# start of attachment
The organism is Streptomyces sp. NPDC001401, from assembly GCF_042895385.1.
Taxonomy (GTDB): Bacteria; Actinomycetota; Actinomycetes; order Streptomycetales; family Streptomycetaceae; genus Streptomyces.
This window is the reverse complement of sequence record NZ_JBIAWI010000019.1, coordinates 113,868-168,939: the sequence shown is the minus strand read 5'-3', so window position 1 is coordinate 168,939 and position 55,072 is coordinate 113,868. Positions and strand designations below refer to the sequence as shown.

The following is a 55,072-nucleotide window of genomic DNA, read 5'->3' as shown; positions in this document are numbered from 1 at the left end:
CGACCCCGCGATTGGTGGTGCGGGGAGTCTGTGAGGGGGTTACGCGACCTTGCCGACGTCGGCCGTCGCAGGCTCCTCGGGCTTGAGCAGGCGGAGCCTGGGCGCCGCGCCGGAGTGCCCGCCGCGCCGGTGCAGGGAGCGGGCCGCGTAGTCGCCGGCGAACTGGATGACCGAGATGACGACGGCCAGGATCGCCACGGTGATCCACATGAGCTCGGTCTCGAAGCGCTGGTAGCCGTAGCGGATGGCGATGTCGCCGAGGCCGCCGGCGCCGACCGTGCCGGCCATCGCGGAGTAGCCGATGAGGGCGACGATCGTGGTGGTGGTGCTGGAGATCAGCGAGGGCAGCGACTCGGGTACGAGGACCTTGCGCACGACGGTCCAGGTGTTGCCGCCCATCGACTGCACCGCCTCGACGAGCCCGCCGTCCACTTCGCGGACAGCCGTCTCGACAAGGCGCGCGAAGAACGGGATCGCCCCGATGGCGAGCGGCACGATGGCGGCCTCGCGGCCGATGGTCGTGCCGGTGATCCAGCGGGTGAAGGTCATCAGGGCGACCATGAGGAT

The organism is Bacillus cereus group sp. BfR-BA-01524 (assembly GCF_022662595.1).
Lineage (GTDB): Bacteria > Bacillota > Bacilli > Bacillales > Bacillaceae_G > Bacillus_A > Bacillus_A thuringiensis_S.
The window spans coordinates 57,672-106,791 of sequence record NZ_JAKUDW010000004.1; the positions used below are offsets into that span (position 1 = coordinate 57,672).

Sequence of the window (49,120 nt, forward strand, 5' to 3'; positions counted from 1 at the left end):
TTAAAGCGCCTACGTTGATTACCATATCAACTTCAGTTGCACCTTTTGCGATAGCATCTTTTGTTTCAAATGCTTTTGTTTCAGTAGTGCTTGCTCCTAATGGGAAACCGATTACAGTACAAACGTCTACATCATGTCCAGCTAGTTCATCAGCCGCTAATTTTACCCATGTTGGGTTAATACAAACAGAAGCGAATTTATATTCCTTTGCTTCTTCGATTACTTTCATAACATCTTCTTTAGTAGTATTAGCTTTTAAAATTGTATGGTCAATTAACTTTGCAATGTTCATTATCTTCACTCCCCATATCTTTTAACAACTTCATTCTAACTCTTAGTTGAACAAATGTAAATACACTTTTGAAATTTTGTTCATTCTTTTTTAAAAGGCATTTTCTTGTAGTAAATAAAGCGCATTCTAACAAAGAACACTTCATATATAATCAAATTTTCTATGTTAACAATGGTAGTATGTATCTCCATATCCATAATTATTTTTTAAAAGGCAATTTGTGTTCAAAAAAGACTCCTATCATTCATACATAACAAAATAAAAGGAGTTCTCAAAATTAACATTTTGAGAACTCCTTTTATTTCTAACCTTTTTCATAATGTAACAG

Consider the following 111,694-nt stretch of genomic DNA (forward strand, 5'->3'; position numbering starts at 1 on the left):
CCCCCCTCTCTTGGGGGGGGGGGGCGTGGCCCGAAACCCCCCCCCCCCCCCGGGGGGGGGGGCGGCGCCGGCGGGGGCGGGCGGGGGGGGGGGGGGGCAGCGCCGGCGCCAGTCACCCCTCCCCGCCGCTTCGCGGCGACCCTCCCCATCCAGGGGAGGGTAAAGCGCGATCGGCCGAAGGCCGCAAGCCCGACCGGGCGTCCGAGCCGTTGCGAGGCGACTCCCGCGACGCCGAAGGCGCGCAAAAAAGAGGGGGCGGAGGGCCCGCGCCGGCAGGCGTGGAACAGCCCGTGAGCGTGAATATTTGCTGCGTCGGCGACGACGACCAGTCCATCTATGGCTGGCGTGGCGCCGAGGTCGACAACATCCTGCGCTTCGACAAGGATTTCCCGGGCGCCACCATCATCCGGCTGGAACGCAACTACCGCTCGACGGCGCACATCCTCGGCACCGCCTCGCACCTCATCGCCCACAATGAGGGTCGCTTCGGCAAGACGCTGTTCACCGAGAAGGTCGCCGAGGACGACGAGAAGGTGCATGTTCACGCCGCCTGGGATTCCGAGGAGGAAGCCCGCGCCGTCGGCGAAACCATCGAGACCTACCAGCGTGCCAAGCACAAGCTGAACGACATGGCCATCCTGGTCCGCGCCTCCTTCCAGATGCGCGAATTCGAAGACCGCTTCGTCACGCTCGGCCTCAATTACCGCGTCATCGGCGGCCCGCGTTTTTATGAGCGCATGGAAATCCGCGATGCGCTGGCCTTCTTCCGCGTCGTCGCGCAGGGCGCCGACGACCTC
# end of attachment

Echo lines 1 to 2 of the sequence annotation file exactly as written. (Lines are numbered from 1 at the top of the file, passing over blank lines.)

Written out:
The organism is Streptomyces sp. NPDC001401, from assembly GCF_042895385.1.
Taxonomy (GTDB): Bacteria; Actinomycetota; Actinomycetes; order Streptomycetales; family Streptomycetaceae; genus Streptomyces.